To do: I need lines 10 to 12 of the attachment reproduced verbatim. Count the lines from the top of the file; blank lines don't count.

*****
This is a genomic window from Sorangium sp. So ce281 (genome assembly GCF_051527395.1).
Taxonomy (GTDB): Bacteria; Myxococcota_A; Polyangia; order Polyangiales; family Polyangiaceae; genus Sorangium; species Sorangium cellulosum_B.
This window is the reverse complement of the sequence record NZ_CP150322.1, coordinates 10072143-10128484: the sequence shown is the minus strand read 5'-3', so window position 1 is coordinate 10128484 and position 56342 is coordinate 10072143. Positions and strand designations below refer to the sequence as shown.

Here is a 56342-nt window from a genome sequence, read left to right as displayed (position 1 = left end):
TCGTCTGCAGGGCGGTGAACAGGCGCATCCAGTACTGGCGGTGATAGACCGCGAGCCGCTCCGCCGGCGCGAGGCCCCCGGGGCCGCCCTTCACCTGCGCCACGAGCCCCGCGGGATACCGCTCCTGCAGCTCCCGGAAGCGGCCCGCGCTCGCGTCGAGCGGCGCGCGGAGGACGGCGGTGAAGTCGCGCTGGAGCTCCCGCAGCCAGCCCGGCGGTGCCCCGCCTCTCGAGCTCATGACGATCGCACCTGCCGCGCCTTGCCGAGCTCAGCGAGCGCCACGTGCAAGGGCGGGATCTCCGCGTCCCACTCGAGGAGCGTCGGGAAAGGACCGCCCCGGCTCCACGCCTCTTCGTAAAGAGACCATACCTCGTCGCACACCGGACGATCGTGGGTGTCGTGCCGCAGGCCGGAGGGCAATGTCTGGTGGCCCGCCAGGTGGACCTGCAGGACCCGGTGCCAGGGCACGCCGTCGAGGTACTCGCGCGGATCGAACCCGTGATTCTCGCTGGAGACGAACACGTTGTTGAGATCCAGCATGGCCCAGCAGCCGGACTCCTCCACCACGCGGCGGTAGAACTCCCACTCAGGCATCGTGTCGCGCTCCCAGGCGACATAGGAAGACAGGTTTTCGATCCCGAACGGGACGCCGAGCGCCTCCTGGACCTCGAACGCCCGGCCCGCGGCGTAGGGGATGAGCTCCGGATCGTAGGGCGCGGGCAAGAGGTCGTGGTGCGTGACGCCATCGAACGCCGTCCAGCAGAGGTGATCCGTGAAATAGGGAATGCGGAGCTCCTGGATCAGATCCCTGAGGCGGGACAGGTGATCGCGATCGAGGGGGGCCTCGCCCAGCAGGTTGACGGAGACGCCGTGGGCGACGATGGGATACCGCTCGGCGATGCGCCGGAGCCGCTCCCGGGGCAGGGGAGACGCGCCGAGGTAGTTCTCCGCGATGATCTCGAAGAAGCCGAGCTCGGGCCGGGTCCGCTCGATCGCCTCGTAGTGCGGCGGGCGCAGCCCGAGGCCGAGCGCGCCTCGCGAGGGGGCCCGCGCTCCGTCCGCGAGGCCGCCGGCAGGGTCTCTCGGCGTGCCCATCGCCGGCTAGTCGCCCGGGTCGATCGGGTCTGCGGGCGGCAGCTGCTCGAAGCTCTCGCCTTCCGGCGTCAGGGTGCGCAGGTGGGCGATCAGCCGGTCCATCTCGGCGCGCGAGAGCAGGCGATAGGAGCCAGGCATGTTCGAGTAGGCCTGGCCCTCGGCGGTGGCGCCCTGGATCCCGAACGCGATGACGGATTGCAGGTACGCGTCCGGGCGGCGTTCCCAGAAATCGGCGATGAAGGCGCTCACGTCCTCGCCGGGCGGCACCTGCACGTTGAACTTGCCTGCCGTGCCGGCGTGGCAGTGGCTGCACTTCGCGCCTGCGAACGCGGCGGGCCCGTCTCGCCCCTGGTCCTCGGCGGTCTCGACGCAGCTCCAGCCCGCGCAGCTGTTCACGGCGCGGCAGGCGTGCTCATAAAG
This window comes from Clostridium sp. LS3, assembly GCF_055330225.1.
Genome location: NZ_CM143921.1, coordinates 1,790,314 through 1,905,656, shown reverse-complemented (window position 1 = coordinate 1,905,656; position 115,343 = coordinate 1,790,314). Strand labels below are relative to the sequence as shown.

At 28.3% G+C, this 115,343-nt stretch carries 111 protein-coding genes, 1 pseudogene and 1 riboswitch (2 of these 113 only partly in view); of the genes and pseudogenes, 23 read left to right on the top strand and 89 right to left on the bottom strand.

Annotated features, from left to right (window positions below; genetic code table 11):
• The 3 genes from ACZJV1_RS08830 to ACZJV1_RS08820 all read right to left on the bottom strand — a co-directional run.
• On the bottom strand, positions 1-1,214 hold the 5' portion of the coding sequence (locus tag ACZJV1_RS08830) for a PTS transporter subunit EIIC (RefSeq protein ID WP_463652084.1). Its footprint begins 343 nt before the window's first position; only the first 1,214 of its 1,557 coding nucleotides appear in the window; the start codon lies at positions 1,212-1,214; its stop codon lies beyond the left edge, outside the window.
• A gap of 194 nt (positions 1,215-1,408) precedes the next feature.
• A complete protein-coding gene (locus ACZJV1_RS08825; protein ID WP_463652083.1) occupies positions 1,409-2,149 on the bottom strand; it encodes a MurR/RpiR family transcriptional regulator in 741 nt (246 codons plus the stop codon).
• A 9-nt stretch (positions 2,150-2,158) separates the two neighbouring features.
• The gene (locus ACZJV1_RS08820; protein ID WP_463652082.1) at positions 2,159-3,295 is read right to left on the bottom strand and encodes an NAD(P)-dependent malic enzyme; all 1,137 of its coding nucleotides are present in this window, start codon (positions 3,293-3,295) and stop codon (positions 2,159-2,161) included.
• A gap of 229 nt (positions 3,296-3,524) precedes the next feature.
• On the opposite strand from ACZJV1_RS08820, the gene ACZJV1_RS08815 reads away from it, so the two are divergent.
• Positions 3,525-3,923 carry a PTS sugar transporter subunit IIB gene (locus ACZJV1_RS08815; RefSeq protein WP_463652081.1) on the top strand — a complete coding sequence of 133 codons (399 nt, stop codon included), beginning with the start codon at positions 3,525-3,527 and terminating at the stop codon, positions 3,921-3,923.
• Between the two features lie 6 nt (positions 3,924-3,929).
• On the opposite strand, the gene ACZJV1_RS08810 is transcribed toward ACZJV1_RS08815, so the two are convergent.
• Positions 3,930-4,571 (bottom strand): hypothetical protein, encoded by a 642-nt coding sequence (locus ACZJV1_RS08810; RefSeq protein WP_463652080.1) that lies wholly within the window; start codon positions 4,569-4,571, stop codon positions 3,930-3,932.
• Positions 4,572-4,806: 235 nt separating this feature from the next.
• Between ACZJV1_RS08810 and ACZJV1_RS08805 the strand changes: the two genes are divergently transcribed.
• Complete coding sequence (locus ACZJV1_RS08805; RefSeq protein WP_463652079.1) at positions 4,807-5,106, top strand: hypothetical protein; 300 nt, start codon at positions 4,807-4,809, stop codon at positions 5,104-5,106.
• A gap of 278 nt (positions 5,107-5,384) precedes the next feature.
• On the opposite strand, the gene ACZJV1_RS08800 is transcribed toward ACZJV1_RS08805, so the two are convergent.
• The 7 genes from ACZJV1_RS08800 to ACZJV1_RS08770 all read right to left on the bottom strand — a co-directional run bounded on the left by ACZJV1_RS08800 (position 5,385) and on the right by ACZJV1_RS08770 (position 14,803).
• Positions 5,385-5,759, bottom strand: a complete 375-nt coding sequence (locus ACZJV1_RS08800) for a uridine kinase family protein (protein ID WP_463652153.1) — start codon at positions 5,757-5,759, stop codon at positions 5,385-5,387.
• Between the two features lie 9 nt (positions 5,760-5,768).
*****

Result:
• The 3 genes from ACZJV1_RS08830 to ACZJV1_RS08820 all read right to left on the bottom strand — a co-directional run.
• On the bottom strand, positions 1-1,214 hold the 5' portion of the coding sequence (locus tag ACZJV1_RS08830) for a PTS transporter subunit EIIC (RefSeq protein ID WP_463652084.1). Its footprint begins 343 nt before the window's first position; only the first 1,214 of its 1,557 coding nucleotides appear in the window; the start codon lies at positions 1,212-1,214; its stop codon lies beyond the left edge, outside the window.
• A gap of 194 nt (positions 1,215-1,408) precedes the next feature.